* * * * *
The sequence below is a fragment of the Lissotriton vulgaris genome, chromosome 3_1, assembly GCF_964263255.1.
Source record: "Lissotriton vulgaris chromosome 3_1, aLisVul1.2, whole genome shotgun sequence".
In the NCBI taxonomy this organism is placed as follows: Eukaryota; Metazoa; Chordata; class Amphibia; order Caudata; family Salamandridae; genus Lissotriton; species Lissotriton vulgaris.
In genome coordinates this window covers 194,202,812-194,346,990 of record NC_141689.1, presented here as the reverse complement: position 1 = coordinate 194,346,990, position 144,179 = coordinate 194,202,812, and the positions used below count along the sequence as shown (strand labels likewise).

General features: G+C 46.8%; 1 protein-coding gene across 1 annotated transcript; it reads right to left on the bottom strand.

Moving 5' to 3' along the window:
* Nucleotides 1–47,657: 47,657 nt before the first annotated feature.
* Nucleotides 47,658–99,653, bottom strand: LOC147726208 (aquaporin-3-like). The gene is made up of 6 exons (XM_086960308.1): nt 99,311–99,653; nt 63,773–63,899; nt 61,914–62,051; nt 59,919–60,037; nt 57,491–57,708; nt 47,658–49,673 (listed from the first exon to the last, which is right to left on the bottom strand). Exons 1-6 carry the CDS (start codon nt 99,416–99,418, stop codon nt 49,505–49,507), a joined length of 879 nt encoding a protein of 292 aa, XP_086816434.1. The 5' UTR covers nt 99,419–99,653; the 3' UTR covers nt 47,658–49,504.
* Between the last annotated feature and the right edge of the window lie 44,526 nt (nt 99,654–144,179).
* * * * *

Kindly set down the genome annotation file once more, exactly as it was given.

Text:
The sequence below is a fragment of the Lissotriton vulgaris genome, chromosome 3_1, assembly GCF_964263255.1.
Source record: "Lissotriton vulgaris chromosome 3_1, aLisVul1.2, whole genome shotgun sequence".
In the NCBI taxonomy this organism is placed as follows: Eukaryota; Metazoa; Chordata; class Amphibia; order Caudata; family Salamandridae; genus Lissotriton; species Lissotriton vulgaris.
In genome coordinates this window covers 194,202,812-194,346,990 of record NC_141689.1, presented here as the reverse complement: position 1 = coordinate 194,346,990, position 144,179 = coordinate 194,202,812, and the positions used below count along the sequence as shown (strand labels likewise).

General features: G+C 46.8%; 1 protein-coding gene across 1 annotated transcript; it reads right to left on the bottom strand.

Moving 5' to 3' along the window:
* Nucleotides 1–47,657: 47,657 nt before the first annotated feature.
* Nucleotides 47,658–99,653, bottom strand: LOC147726208 (aquaporin-3-like). The gene is made up of 6 exons (XM_086960308.1): nt 99,311–99,653; nt 63,773–63,899; nt 61,914–62,051; nt 59,919–60,037; nt 57,491–57,708; nt 47,658–49,673 (listed from the first exon to the last, which is right to left on the bottom strand). Exons 1-6 carry the CDS (start codon nt 99,416–99,418, stop codon nt 49,505–49,507), a joined length of 879 nt encoding a protein of 292 aa, XP_086816434.1. The 5' UTR covers nt 99,419–99,653; the 3' UTR covers nt 47,658–49,504.
* Between the last annotated feature and the right edge of the window lie 44,526 nt (nt 99,654–144,179).